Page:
Kass: One Shining Moment
This column originally appeared on Real Money Pro at 8:36 a.m. EDT on April 8.
NEW YORK ( Real Money) --
"If you laugh, you think and you cry, that's a full day. That's a heck of a day. You do that seven days a week, you're going to have something special."Tonight the Michigan Wolverines face the Louisville Cardinals in the NCAA men's basketball tournament final in Atlanta. March Madness is my favorite sporting event of the year. I have the most precious memories traveling with my youngest son to semifinal weekends and to Monday's finals. Our trips to the NCAA tournament have, in part, defined my relationship with him. But this morning, my thoughts are on another game and that speech. Both can provide us with important life and investing lessons.
-- Jim Valvano, coach of the 1983 North Carolina State basketball team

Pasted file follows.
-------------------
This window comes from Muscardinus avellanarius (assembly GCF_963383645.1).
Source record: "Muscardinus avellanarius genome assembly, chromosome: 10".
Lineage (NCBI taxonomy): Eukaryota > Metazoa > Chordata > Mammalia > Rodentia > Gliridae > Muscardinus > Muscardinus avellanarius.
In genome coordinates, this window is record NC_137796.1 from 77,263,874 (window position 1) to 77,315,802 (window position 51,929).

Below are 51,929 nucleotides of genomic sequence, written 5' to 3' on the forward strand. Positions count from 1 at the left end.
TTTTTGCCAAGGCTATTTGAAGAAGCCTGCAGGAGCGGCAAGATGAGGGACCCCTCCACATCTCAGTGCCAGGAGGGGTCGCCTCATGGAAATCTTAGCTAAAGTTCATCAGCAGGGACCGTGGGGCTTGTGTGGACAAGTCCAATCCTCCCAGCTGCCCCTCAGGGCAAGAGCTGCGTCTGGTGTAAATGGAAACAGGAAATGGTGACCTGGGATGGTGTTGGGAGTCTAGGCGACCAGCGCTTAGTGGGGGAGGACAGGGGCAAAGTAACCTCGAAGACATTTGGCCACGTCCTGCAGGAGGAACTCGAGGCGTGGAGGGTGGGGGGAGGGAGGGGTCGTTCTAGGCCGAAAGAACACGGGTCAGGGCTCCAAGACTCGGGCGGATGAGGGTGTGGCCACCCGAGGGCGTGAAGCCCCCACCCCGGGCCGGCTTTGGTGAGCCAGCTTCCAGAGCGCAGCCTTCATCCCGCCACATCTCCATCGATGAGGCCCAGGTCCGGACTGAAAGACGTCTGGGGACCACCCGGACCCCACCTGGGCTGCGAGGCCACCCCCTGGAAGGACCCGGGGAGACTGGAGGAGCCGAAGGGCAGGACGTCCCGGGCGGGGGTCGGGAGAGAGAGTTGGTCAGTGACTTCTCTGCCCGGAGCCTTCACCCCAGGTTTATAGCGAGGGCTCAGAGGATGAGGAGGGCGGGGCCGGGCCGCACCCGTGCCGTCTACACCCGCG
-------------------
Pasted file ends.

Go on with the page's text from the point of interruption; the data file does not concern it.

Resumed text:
"We were such underdogs that even my mother took the Houston Cougars and gave the points." -- Jim ValvanoThat game took place 34 years ago tomorrow in 1983. In that game (the NCAA finals), a seemingly outmanned N.C. State Wolfpack (Sir Denny Gartman's team and alma mater!) faced the Houston Cougars who were led by two future NBA Hall of Famers in Hakeem "the Dream" Olajuwon and Clyde "the Glide" Drexler. Houston finished the regular season as the top team in the country and were collectively known as " Phi Slama Jama," so named for the fast-paced showmanship of their game. Going into the championship game, Olajuwon boldly predicted "the team with the most dunks will win." Though only a No. 6 seed in their regional bracket, N.C. State Wolfpack was hardly a team of nobodies at No. 16 in the nation. It took an impressive late-season streak just to get them to that ranking, however, and nobody thought they had a chance against Houston (which had won 26 games going into the game against N.C. State). So it was quite a shock to see Lorenzo Charles dunk the winning two points in the last second of the game, and I will never forget Wolfpack coach Jim Valvano running around like a chicken with its head cut off. And, oh, that speech (at the 1993 ESPY Awards) that Jim Valvano gave just eight weeks before he died of cancer. I still cry every time it is repeated on ESPN, as it is being broadcast now, on Sunday morning, as I write this missive. James Thomas Anthony Valvano was the mischievous middle son born to Rocco and Angela. When he was 17 years old he wrote down on an index card his professional aspirations. He would play basketball in high school (he did at Seaford High School in Long Island) and college (he did at Rutgers), become an assistant basketball coach (he did at Connecticut) then a head coach (his first head coach position was at Johns Hopkins, then at Bucknell and Iona), achieve victory in Madison Square Garden (he did while at Rutgers) and finally cut down the nets after winning a National Championship (he did with N.C. State).
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